Revenue collections raise red flags

State officials continue to be optimistic in public about the outlook for West Virginia’s budget during the remainder of the current fiscal year, which ends June 30. Let us hope they are right.

March’s report on general revenue fund collections raises red flags. At the end of the month, three-quarters of the way through the fiscal year, revenue was $28.3 million short of forecasts on which the spending plan was based. Budget estimates had called for $2.989 billion to be collected during the first nine months; the actual total was $2.961 billion.

“Typically, you get a spike in the last quarter” of the year, state Revenue Secretary Dave Hardy told a reporter this week. “We expect, with the economy improving, we’ll see an uptick.”

Again, let us hope so. But a particular aspect of the March revenue report should raise concerns about that. Though revenue for much of the year exceeded that for the same period last year, March was different. During the month, $327.6 million was collected, compared to $331.5 million for March 2017.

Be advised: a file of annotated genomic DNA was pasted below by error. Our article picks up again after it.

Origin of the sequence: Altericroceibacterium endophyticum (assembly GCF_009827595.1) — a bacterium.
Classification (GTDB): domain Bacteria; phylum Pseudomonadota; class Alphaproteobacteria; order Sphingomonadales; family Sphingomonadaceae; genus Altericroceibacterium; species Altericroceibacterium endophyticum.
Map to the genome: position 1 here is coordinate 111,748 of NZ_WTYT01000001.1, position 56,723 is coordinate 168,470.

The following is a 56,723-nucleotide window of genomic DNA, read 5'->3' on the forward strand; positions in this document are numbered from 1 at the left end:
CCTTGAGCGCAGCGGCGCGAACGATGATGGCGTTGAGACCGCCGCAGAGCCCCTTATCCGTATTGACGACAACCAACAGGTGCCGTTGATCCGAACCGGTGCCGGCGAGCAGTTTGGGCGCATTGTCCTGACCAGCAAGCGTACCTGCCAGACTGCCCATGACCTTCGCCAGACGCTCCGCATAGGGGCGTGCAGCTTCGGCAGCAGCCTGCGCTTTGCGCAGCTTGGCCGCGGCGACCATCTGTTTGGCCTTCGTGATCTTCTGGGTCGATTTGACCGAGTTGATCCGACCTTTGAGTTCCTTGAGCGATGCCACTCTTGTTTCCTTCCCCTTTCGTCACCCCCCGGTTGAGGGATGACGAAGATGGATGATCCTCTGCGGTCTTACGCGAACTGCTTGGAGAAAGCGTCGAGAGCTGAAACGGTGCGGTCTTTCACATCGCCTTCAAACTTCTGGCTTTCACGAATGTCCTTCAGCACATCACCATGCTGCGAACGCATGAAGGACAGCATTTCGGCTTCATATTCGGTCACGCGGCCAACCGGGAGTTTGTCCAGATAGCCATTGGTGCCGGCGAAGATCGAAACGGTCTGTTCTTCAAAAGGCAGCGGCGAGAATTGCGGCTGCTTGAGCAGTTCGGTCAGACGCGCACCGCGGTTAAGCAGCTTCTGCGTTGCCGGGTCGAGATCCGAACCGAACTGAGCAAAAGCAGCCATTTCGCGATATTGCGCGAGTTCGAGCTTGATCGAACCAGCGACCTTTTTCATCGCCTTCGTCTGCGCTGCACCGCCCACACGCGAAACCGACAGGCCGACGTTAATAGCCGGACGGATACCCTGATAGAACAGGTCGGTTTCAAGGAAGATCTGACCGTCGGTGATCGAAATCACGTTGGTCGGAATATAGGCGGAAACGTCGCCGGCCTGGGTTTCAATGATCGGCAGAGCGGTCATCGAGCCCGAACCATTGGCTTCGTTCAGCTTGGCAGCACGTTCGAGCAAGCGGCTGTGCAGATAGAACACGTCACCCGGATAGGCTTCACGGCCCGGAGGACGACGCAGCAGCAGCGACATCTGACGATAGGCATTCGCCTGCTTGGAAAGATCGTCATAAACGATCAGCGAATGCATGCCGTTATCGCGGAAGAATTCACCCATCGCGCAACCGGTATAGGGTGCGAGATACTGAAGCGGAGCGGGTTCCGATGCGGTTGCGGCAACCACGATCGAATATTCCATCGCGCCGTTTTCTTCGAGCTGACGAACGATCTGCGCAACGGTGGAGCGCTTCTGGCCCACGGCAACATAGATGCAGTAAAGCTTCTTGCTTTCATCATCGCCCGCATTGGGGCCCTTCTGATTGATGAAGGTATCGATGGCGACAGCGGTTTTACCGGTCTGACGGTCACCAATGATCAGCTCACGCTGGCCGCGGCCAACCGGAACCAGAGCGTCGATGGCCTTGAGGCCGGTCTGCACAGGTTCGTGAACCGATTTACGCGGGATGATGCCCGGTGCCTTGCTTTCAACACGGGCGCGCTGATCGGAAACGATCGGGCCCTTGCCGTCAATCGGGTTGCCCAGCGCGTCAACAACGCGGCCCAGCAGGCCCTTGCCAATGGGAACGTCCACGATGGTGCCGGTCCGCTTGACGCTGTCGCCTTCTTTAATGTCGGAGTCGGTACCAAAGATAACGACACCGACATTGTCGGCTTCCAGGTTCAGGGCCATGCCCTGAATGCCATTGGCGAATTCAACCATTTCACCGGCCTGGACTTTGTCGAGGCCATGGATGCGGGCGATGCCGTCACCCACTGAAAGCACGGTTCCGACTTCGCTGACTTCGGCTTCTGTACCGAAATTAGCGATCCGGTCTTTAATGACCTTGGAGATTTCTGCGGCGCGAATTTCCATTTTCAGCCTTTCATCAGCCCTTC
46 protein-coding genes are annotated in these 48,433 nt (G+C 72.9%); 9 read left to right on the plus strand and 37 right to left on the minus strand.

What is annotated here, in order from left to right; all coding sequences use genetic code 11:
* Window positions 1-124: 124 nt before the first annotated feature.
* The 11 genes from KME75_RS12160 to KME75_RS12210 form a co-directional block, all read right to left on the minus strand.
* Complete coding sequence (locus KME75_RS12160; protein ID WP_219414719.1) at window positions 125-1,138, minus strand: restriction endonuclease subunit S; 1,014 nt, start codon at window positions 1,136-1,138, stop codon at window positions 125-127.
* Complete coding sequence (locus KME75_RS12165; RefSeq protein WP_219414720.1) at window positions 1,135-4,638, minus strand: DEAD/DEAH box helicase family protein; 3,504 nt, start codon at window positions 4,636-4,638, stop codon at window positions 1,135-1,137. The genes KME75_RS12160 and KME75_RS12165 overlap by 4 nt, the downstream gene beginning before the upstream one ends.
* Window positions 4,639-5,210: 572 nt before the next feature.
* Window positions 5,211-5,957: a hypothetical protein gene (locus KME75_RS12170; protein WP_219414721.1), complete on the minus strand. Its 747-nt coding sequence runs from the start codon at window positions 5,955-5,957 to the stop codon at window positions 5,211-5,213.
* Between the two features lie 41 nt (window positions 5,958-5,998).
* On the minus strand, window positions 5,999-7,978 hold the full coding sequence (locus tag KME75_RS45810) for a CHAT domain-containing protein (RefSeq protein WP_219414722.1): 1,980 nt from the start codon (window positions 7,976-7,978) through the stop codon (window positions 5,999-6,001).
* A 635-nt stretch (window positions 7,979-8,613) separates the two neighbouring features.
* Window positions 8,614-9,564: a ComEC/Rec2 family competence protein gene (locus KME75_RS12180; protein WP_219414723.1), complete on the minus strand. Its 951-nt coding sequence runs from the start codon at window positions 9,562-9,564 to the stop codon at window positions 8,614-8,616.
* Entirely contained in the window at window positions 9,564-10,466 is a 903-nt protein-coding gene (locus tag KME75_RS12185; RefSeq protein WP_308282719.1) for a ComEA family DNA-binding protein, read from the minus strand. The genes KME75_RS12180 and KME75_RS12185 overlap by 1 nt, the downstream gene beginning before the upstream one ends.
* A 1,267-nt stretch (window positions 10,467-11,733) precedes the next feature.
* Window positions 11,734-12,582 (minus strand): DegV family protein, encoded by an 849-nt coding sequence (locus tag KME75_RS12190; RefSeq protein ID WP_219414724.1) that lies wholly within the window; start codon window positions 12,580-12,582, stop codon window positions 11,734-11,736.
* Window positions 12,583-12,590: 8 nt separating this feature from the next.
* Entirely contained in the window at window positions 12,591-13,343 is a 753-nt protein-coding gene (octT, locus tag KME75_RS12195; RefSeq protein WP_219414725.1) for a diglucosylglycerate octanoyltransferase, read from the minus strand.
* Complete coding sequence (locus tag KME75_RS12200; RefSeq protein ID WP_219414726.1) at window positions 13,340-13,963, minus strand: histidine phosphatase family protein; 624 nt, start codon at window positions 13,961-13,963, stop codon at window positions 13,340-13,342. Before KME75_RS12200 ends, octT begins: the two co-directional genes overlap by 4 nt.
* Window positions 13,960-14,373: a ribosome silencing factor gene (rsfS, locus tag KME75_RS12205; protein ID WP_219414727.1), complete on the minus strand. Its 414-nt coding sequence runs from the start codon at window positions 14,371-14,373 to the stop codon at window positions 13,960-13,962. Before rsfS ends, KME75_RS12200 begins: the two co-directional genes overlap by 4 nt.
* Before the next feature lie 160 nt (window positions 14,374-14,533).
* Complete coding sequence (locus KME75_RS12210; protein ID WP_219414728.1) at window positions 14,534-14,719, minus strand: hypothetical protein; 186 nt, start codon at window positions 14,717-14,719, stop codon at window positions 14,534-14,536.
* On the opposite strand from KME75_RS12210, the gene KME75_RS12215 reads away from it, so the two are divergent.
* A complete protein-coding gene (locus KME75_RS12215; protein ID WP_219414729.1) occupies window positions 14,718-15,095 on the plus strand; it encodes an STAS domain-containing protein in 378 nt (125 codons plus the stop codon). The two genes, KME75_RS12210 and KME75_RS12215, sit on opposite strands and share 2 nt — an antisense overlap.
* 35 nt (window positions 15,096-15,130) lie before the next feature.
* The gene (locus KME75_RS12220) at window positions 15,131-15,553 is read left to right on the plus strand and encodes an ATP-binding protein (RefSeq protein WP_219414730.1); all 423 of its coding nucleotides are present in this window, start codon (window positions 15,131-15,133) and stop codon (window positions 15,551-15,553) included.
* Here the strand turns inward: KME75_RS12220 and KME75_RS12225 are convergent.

Revenue shortfalls have been a regular occurrence during the past few years. They forced former Gov. Earl Ray Tomblin to order state agencies to reduce spending to keep the budget in balance. That is a prospect Gov. Jim Justice and other state officials should consider possible for this year, too.

Justice may have suggested already that agency heads look around for ways to pare their spending just a bit between now and June 30. If not, he should be making that suggestion, just in case.

Revenue collections indeed may pick up during the remainder of the fiscal year. But in government fiscal affairs as in many other aspects of life, it often is best to plan for the worst, even while hoping for the best.